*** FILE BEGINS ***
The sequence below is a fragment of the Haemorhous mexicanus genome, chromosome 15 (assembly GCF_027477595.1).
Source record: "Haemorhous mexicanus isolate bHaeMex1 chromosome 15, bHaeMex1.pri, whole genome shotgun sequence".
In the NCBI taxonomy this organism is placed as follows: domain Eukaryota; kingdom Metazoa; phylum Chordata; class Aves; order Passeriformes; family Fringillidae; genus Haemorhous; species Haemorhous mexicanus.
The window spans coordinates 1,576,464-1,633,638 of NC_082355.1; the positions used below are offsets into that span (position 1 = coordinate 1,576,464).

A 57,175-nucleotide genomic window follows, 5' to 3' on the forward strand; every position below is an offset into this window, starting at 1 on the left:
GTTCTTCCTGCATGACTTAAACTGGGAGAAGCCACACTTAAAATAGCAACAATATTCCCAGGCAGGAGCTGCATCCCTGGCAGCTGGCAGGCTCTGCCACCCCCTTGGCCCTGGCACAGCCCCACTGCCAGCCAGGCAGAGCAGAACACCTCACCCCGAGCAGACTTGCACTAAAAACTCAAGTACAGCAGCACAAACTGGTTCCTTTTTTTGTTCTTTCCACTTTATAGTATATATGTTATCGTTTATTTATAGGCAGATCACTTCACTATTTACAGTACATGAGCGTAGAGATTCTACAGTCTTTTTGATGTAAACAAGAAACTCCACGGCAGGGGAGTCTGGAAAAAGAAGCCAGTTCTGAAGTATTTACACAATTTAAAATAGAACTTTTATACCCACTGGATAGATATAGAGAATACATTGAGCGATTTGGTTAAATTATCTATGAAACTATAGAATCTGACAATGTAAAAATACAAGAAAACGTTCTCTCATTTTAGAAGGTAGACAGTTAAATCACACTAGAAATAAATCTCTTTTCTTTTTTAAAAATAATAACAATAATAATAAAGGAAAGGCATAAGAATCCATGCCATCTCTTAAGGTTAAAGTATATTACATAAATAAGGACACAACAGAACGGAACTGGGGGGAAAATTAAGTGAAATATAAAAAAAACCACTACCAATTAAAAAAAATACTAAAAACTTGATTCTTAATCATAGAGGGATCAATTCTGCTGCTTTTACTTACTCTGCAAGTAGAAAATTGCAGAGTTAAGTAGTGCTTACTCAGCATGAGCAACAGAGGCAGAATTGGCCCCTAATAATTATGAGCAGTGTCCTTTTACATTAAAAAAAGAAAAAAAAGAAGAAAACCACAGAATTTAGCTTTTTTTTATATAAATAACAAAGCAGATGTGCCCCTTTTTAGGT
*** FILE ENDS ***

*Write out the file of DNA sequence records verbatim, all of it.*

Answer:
The sequence below is a fragment of the Haemorhous mexicanus genome, chromosome 15 (assembly GCF_027477595.1).
Source record: "Haemorhous mexicanus isolate bHaeMex1 chromosome 15, bHaeMex1.pri, whole genome shotgun sequence".
In the NCBI taxonomy this organism is placed as follows: domain Eukaryota; kingdom Metazoa; phylum Chordata; class Aves; order Passeriformes; family Fringillidae; genus Haemorhous; species Haemorhous mexicanus.
The window spans coordinates 1,576,464-1,633,638 of NC_082355.1; the positions used below are offsets into that span (position 1 = coordinate 1,576,464).

A 57,175-nucleotide genomic window follows, 5' to 3' on the forward strand; every position below is an offset into this window, starting at 1 on the left:
GTTCTTCCTGCATGACTTAAACTGGGAGAAGCCACACTTAAAATAGCAACAATATTCCCAGGCAGGAGCTGCATCCCTGGCAGCTGGCAGGCTCTGCCACCCCCTTGGCCCTGGCACAGCCCCACTGCCAGCCAGGCAGAGCAGAACACCTCACCCCGAGCAGACTTGCACTAAAAACTCAAGTACAGCAGCACAAACTGGTTCCTTTTTTTGTTCTTTCCACTTTATAGTATATATGTTATCGTTTATTTATAGGCAGATCACTTCACTATTTACAGTACATGAGCGTAGAGATTCTACAGTCTTTTTGATGTAAACAAGAAACTCCACGGCAGGGGAGTCTGGAAAAAGAAGCCAGTTCTGAAGTATTTACACAATTTAAAATAGAACTTTTATACCCACTGGATAGATATAGAGAATACATTGAGCGATTTGGTTAAATTATCTATGAAACTATAGAATCTGACAATGTAAAAATACAAGAAAACGTTCTCTCATTTTAGAAGGTAGACAGTTAAATCACACTAGAAATAAATCTCTTTTCTTTTTTAAAAATAATAACAATAATAATAAAGGAAAGGCATAAGAATCCATGCCATCTCTTAAGGTTAAAGTATATTACATAAATAAGGACACAACAGAACGGAACTGGGGGGAAAATTAAGTGAAATATAAAAAAAACCACTACCAATTAAAAAAAATACTAAAAACTTGATTCTTAATCATAGAGGGATCAATTCTGCTGCTTTTACTTACTCTGCAAGTAGAAAATTGCAGAGTTAAGTAGTGCTTACTCAGCATGAGCAACAGAGGCAGAATTGGCCCCTAATAATTATGAGCAGTGTCCTTTTACATTAAAAAAAGAAAAAAAAGAAGAAAACCACAGAATTTAGCTTTTTTTTATATAAATAACAAAGCAGATGTGCCCCTTTTTAGGT